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Saturday, May 14, 2016

The "A Perfect Name For A Flower From The Caribbean" Story

It was an ordinary day.  Standing with Dee on his hilltop balcony, looking south toward the town of Philipsburg in Sint Maarten.  Carol and I had just toured his tropical garden with him and were standing on the balcony of his home as we finished our drinks.  Dee looked below at his garden and pointed one final flower out to me.  "That white one down there is called a shell flower."  
The Shell Flower!
What a perfect name for a flower that is found on a Caribbean island that is surrounded by white sand beaches filled with nautical mementos.  I tried to take a photo of the flowers from our location high above the garden, but wasn't successful, so his wife, Barbara, took me down through their house to get a better photograph of the flower.  Beautiful white buds with a reddish-pink tip and a brilliant yellow and red center.  It was last year at this time of the year that Carol and I had a chance to meet Barbara and Diederick for the first time.  I met Barbara on the Internet while visiting sites dedicate to St. Martin/Sint Maarten.  
Dee showing Carol nuts from the palm trees.
She grew up in Williams- port, Pennsyl- vania which is about two hours from my home in Lancaster.  She met her husband Dee, known as her Gardener to many of us on the Internet, while visiting the island years ago.  She needed a rental car and at the time Diederick had a rental business.  After more visits, and car rentals, she moved to the island and married her island love.  Carol and I were lucky enough to visit last year to see the fantastic garden that her gardener has been working on since 1970 after he built the house with the blue roof on Sugar Hill Drive.  
Dee's night blooming day lily from Carol's seeds.
After our trip last year, Carol decided she wanted to make a contribution to his garden so we mailed seed pods from her white night-blooming lillies and some bulbs from her very large Elephant Ear plants.  Well, it seems that those varieties do better in Lancaster than they do in the Caribbean.  Dee did have some success with the lillies and Barbara posted photos of the blooms on her Facebook page, but the Elephant Ears didn't do as well.  As we walked through the garden today we saw some of the remnants of the Elephant Ears, but we did see a few of the lillies with seed pods that will yield more of those flowers.  Carol told Dee that she waters every day and at times twice a day.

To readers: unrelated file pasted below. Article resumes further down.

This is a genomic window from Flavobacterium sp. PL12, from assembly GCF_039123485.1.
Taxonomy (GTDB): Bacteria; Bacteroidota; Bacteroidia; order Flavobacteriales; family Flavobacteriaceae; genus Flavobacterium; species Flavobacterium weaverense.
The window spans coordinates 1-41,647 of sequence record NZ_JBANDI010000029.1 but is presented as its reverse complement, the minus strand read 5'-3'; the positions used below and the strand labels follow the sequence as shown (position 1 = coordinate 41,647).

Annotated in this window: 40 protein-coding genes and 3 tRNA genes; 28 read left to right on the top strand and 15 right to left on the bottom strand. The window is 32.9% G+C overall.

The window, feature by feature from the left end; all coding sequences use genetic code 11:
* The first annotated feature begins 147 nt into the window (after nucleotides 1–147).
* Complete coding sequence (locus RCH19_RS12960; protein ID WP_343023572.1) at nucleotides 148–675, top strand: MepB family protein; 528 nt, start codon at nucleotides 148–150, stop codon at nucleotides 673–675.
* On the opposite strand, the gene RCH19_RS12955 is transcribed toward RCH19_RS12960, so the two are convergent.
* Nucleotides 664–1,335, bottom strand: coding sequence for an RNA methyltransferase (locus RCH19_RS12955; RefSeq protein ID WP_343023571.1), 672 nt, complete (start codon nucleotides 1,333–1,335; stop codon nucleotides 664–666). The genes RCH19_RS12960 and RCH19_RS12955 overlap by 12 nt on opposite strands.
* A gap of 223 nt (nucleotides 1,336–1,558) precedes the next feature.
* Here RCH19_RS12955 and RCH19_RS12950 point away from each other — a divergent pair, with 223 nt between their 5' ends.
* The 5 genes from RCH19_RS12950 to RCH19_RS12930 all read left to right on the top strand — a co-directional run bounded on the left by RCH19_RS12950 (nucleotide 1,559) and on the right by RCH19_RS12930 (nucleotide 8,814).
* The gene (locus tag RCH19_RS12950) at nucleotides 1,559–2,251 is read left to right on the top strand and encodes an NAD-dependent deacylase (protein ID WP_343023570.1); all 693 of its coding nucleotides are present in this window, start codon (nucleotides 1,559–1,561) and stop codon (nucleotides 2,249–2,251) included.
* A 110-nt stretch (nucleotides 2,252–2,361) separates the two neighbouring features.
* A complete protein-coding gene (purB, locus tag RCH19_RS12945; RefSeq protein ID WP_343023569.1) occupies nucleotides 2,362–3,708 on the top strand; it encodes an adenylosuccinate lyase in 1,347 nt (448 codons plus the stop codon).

More seed pods are soon ready.
Could be that the intense heat of the Caribbean sun, along with the lack of rain at times, made it hard for Carol's addition to survive.  Perhaps the second generation of lillies that Dee has started will survive better.  The gardener's green thumb yielded an enjoyable walk for us as we toured his remarkable garden.  Now, as far as the shell flower in Dee's garden, I Googled it to find the full name.  First I typed in "white bloom with pink tip" and didn't recognize any of the results.  Then I tried "white flower with pink tips and yellow center."  Same result.  Then, "white flower with pink tip grown in the Caribbean."  Bingo!  Plant is called a Shell Ginger plant.  I did manage to snap a few photos to share with you of our tour today.  Hope you enjoy them as much as we enjoyed our visit to the gardner's garden.  A big "Thank You" goes out to our friends Barbara and Dee for allowing Carol and me into their home and garden and sharing stories of their life on the island that we have grown to love so much.  It was another extraordinary day in the life of an ordinary guy. 



Entrance to Barbara and Dee home in Sint Maarten. 
Crown of Thorns plant. 
One of my favorites, the Hibiscus.
The Star Lily. 
The Croton.  As the leaves are struck by sunlight, they begin to change from green to the colors you see here.
A type of Gardenia.  It didn't have the intense smell to it that the plants that Carol has in our garden, but it looked very similar.

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